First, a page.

Review for 'The Orcadian' by Mike Fairbairn 2009

 
SALTWATER AND STONE
The debut CD by Jo Philby
 
When tourists come to Orkney they are easily identifiable because of the way they step smiling through the towns’ streets. In fact they needn’t be wearing any of the north travellers garb, the wind-cheaters, back packs and cameras – because shining out of their faces is an unmistakable childlike marvel and rapture. Their gestures give away a thrilled impatience to explore and soak up. They desire to know: Where lie the edges of this impossible place? What makes up its shocking, beautiful soul that hauls at their precious time? The pure cool winds that rasp over oceanic fields buffet their every sense and Orkney’s ungraspable quanta pass like thunder-bugs into picture frames, becoming another part of them.
  
I normally give these travellers three days or so, and if they’re not building small reverential stone circles next to the tide, or parking in evermore bizarre places to point at another of the sea’s other worldly colours and creatures, you will at least hear them whistling or singing in the shop or hotel or quayside. They may even begin to develop an affliction of wanting to learn the fiddle or pipes, though this is usually, sadly (or not!) short lived…
 
But what will return home with them, perhaps in fragments of melodies or traces of phrases, will be the islands’ songs, tunes and poems? In Orkney the power of word and rhyme is immense and overriding. Indeed anyone attempting to capture a representation of the islands must rise up and meet the soaring standards of artistry that have gone before and is still being maintained. With this in mind I am very pleased to be able to say that Jo Philby’s first album of songs, “Saltwater and Stone” does this and will, I feel, be a treasure that both infatuated visitors and discerning residents will take into their souls and homes. I think it has managed to capture a pail full of these islands’ special magic, it may be the closest one can get to bottling whatever it is that is Orkney.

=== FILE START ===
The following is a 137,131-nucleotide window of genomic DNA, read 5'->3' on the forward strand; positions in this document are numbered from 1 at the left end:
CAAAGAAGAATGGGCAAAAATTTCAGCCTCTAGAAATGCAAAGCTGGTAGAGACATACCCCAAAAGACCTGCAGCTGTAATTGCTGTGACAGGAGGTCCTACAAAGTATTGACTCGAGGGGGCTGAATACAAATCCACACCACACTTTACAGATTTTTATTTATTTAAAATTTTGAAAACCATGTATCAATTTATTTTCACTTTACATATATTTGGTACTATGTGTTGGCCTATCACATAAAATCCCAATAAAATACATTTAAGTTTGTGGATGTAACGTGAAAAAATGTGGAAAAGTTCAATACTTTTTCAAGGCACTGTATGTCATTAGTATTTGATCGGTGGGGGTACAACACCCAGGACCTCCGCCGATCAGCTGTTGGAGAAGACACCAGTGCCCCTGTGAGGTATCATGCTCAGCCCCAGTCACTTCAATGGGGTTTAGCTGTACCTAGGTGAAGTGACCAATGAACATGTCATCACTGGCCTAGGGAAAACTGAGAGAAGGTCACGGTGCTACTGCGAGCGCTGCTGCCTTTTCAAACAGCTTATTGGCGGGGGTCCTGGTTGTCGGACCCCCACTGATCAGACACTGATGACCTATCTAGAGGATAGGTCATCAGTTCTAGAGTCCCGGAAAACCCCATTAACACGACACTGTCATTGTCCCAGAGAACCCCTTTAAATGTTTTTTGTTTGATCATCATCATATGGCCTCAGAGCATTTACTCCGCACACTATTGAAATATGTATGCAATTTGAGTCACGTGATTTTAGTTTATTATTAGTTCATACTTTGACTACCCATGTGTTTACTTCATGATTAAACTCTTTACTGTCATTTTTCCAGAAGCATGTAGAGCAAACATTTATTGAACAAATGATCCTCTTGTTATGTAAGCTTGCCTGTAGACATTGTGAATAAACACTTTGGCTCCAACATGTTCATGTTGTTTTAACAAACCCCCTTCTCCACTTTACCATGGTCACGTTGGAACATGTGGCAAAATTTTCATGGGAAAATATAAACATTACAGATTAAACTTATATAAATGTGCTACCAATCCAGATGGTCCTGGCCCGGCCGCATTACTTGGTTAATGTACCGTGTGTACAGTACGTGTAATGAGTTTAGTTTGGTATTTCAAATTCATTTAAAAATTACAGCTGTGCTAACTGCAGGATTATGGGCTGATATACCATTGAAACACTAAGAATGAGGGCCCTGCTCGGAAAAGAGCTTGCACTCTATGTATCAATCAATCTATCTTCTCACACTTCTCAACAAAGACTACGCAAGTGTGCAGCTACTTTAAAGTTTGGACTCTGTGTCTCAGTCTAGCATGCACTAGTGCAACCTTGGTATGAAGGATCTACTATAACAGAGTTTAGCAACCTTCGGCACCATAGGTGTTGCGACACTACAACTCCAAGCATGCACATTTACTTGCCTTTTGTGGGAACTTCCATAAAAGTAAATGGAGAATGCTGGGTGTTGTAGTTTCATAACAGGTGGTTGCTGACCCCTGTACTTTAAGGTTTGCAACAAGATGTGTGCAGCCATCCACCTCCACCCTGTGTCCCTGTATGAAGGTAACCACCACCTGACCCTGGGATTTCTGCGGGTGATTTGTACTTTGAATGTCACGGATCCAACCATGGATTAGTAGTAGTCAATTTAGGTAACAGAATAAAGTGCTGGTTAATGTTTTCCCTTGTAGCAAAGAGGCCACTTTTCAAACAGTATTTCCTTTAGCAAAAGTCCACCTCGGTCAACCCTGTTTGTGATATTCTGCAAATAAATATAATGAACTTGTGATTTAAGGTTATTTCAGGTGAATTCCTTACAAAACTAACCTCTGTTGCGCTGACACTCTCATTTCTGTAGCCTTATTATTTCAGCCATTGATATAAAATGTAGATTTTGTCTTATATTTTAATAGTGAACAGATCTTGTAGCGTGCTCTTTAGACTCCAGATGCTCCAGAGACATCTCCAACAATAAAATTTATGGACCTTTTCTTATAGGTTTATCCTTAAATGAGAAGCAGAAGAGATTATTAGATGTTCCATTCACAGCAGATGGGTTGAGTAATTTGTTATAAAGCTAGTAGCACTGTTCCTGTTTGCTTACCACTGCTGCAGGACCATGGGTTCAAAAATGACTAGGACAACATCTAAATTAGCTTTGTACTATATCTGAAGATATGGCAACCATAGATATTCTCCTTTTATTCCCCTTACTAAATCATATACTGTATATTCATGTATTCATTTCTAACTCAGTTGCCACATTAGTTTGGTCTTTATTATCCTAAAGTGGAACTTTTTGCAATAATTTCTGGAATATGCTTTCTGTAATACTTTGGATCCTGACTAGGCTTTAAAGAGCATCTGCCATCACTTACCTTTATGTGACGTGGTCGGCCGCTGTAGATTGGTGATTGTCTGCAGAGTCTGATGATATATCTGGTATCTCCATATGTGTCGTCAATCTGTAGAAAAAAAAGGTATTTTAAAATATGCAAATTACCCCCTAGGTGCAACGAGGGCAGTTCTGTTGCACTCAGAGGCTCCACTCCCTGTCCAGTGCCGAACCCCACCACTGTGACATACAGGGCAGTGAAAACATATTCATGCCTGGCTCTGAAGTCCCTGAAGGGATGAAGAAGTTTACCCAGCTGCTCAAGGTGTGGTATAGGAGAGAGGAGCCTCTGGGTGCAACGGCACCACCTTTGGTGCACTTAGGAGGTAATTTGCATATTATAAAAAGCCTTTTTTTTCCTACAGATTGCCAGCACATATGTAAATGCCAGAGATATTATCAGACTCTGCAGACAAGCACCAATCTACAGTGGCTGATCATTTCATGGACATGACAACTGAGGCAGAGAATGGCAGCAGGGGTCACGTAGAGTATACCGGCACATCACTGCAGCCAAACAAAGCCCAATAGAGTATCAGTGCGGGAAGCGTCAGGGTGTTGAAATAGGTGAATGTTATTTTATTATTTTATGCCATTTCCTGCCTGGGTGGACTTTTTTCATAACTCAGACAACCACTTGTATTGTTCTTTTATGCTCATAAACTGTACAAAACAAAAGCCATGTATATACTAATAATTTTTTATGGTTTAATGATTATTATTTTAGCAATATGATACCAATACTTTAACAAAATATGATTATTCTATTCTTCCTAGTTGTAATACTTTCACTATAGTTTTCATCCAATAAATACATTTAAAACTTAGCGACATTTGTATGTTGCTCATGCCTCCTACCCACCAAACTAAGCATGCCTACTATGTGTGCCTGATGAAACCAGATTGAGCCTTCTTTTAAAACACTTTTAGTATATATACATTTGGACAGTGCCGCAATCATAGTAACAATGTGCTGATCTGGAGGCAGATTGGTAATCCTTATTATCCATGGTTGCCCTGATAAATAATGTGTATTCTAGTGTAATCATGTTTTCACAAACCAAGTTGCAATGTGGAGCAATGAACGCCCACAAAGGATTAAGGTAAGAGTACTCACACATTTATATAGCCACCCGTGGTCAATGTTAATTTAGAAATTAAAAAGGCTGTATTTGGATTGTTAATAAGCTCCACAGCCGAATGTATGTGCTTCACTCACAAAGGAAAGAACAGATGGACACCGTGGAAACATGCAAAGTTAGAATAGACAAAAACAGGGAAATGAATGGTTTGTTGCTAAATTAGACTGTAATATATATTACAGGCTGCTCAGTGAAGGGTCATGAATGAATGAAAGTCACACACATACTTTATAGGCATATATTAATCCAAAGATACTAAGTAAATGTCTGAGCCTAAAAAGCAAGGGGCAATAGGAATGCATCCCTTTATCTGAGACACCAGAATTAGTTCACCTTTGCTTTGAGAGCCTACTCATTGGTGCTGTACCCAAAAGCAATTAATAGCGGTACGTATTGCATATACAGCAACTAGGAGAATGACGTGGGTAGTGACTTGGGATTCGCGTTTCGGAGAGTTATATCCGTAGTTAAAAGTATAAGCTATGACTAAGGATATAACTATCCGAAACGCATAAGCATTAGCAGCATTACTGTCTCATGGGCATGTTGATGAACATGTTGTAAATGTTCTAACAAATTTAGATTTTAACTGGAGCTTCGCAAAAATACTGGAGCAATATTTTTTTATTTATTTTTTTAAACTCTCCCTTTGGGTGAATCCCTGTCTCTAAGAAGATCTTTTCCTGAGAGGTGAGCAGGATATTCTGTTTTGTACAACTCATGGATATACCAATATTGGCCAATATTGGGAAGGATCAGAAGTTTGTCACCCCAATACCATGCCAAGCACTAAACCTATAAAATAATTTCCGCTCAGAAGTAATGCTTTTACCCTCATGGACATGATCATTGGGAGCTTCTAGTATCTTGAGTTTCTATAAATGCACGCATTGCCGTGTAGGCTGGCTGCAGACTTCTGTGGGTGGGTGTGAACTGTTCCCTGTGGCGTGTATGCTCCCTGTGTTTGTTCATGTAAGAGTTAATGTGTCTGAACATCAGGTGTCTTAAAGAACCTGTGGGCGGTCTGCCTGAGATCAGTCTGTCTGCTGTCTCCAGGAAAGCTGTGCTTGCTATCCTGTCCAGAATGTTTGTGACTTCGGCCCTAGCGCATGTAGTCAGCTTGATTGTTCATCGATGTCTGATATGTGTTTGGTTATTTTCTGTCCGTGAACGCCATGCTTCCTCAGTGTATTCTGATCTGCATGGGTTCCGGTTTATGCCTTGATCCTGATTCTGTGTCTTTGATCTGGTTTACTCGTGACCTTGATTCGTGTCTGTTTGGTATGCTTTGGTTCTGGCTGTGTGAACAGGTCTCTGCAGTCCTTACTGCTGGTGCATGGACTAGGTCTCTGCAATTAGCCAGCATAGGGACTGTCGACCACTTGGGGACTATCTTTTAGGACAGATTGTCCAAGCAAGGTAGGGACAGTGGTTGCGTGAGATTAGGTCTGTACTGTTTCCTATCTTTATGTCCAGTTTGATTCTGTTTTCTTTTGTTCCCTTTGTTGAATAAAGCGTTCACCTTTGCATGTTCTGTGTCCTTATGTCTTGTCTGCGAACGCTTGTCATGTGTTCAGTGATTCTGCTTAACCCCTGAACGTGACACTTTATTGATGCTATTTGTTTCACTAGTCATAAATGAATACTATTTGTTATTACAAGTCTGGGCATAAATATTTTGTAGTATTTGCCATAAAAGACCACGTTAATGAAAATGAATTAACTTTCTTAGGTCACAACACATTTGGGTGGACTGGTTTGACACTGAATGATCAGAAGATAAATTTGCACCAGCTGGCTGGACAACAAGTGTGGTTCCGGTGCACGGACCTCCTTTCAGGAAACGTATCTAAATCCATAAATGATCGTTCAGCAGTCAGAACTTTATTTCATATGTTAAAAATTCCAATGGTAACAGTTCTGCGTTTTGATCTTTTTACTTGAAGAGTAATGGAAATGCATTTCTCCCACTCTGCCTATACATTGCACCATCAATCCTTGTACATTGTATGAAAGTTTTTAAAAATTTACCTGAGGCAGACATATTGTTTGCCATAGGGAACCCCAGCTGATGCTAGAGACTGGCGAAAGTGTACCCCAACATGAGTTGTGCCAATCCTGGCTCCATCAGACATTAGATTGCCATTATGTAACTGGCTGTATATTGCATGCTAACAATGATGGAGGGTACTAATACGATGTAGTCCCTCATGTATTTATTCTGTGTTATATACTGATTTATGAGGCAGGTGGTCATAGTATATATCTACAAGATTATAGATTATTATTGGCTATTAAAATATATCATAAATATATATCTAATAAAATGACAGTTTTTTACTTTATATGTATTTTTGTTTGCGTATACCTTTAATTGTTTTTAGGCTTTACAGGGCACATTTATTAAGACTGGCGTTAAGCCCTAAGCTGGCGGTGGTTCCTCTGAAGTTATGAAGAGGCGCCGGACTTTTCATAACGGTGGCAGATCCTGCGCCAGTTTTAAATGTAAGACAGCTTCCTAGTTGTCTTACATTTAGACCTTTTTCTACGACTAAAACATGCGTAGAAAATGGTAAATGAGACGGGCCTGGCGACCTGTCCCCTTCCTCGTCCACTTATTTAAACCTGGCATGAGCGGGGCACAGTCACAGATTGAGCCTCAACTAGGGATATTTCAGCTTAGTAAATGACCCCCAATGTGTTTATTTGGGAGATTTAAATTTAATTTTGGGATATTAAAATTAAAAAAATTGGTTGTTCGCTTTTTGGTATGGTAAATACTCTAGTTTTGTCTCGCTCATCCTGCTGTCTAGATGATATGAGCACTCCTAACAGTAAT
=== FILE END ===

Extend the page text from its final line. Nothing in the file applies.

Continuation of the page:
As I listened to Jo’s CD – starting with the wonderfully gentle “Follow the Heron” with its tender guitar accompaniment and exquisite flute playing by Graham Simpson and Derek Curtis respectively – what came through immediately was the care that is always present in Jo’s voice. Over the years when I have listened to her sing in traditional pub sessions (always bringing the bawdy bar to a complete hush) it was the clarity and depth of her delivery that always struck me. Now though, I realise she has a rare voice that is loved by the clattering bar and the studio microphone alike in equal measure. All the subsequent tracks confirmed this, whether they were unaccompanied or otherwise.
 
With over a dozen fine tracks here, there are many that I think will become firm favourites. The biggest surprise for me was just how accomplished Jo sounds in a band setting, on the strength of this alone she can feel totally confident about performing at any traditional festival anywhere. Her voice retains its warmth amidst guitar, fiddle and bodhran whilst never becoming strident or stylised. Really, I was foolish not to expect this, since her long background in solo singing now allows her to instinctively pick smooth phrasing which, along with that virtually indefinable entity, outstanding traditional tone, enables her to sound just right in each setting. Picking standout tracks can be hard to do on any album, and it is even harder on this one. Not only do there appear to be no weak tracks but the CD as a whole seems to be able to flit between lightly accompanied songs, sparse beautiful unaccompanied tracks, with just some ethereal reverb added, right through to full blown chorus bejewelled stompers – without out dipping in quality or integrity. This is a great trick that is rarely, if ever, accomplished.